It’s a long way from Toronto to Sarasota, but GOAT is coming to play. A prequarters spot seems like a fair bet, but an upset in pool play could have them going even further.

Likely Ceiling: Quarters
Likely Floor: Prequarters

Philadelphia Patrol [Pool #4, Overall #15]

Philadelphia Patrol is a team still waiting to put it all together. Quality wins against Dig and PoNY are nothing to scoff at, but they’ve yet to keep a game against a quarterfinal quality team close. To notch an upset and make the bracket, it will take something we haven’t seen yet.

“We’ve put ourselves into positions to win against PoNY at Pro-Elite Challenge, and against both Truck and Ironside at US Open, but didn’t play a complete game,” said Patrol Head Coach Charlie Hoppes. “We’ve got a D-line that can make highlight plays and punch in breaks, and we’ve got an O-line that can grind it out in any condition. So it boils down to consistency.”

With losses to Ring of Fire, Ironside and GOAT, it’s hard to see Patrol escaping the pool. But their goals for the week are more long-term than that.

Last year, Patrol finished 7th after fighting through the pro flight bracket. And according to Hoppes, they’re “always looking to improve year over year.”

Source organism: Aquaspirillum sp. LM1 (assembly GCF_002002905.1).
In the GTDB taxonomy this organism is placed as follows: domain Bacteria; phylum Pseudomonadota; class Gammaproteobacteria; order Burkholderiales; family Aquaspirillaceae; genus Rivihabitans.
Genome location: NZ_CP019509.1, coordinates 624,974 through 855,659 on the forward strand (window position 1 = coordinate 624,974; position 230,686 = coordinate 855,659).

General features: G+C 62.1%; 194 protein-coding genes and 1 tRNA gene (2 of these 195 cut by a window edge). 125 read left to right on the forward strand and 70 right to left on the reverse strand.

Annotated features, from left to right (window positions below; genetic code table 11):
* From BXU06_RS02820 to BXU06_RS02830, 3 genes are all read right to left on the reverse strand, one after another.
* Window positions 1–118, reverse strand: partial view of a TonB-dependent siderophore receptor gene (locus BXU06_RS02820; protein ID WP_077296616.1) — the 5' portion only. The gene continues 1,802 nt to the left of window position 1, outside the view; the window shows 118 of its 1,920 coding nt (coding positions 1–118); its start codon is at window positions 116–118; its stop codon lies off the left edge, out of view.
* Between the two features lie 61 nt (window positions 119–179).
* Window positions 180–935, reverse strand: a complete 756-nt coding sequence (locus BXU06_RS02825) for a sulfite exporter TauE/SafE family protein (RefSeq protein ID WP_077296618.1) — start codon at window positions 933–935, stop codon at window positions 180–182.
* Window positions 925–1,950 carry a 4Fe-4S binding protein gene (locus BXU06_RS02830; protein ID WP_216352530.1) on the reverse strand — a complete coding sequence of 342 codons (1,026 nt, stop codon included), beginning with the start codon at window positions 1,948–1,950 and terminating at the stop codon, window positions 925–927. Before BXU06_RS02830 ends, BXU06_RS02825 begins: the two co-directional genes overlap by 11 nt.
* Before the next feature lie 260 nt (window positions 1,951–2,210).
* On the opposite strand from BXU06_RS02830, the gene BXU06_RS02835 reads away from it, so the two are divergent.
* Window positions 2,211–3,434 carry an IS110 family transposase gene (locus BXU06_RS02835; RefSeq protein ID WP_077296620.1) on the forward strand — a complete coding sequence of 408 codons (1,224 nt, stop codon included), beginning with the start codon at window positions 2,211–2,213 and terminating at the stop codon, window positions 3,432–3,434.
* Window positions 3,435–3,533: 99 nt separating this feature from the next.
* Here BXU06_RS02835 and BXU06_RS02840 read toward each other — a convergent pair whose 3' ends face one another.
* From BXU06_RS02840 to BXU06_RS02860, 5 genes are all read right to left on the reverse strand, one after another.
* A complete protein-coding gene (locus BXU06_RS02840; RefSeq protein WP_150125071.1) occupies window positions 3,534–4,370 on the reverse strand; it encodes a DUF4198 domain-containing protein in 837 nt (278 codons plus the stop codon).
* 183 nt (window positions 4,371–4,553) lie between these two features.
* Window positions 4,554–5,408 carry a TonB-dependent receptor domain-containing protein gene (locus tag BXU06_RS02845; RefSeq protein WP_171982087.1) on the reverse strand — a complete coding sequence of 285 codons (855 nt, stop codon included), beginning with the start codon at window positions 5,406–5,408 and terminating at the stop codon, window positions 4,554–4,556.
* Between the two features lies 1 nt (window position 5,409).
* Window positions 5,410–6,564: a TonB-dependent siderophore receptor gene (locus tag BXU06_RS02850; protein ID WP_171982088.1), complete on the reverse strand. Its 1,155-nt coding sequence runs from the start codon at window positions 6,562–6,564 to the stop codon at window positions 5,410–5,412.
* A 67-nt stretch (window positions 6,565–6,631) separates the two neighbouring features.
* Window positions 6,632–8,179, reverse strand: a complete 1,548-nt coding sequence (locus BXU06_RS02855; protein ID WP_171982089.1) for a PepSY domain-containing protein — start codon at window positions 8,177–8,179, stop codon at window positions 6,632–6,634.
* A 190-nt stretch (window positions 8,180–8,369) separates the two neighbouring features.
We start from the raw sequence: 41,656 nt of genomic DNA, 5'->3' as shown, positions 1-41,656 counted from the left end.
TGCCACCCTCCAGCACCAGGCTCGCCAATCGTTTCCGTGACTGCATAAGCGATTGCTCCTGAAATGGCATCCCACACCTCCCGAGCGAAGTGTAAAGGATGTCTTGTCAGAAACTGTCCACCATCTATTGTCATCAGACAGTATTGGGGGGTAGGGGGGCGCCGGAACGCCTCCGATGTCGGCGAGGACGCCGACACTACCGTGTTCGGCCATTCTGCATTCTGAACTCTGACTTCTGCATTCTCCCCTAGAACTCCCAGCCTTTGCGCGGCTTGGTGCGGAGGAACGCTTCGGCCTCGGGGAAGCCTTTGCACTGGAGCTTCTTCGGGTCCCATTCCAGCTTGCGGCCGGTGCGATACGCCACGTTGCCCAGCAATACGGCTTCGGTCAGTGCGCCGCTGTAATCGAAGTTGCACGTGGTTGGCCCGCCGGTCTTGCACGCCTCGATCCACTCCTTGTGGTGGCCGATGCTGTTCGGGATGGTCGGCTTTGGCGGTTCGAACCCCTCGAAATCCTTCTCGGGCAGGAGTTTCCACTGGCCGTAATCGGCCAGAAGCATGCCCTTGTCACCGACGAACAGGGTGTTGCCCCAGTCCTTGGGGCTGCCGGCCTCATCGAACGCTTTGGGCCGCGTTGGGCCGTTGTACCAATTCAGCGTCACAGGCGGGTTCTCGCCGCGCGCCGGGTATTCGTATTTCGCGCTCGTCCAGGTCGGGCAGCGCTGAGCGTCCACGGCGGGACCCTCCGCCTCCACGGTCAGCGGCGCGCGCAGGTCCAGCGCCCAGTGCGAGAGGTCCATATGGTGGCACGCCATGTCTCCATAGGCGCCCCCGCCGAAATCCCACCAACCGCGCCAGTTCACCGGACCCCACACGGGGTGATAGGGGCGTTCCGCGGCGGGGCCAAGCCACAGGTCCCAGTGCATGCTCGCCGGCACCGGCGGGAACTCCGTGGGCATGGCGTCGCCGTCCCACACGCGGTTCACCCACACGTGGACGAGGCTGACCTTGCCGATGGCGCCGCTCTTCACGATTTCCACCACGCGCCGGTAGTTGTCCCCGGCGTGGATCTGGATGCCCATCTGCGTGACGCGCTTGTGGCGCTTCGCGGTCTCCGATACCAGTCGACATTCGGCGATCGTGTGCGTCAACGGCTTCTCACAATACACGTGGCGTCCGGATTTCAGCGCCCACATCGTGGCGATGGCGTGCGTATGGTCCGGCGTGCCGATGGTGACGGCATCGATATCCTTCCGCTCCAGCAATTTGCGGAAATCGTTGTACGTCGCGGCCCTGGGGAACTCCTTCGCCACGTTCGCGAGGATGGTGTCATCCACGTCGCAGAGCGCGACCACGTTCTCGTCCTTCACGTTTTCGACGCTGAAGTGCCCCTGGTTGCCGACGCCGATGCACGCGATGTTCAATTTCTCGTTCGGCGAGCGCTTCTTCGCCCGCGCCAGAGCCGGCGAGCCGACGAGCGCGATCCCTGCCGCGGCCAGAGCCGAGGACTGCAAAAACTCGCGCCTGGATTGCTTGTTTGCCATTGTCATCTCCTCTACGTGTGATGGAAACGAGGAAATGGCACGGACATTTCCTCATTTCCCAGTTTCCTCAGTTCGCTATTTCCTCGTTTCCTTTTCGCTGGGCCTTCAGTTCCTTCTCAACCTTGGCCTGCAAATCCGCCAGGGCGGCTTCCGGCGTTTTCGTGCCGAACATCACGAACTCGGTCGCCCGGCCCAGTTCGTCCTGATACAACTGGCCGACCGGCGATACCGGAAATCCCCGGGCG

Patrol may have an advantage over some lower seeds just based on experience alone. Only three players on their roster have never experienced a Club Nationals.

“We are very comfortable with the format and the grind, and we feel we are well-suited to play with both our depth and with the top of our roster, depending on what is needed,” Hoppes said.

While a pool exit is unlikely, Patrol can absolutely win a few games after elimination and make a play for the Pro Flight.

Likely Ceiling: Prequarters
Likely Floor: Out on Day One

  1. Preston Thompson

    Preston Thompson has been a staff writer for Ultiworld since 2013. He is a graduate of the University of Alabama where he played for four years. He started playing ultimate in the AFDC in Atlanta, GA in 2009. You can reach him by e-mail (preston.james.thompson@gmail.com) or follow him on Twitter (@pston3).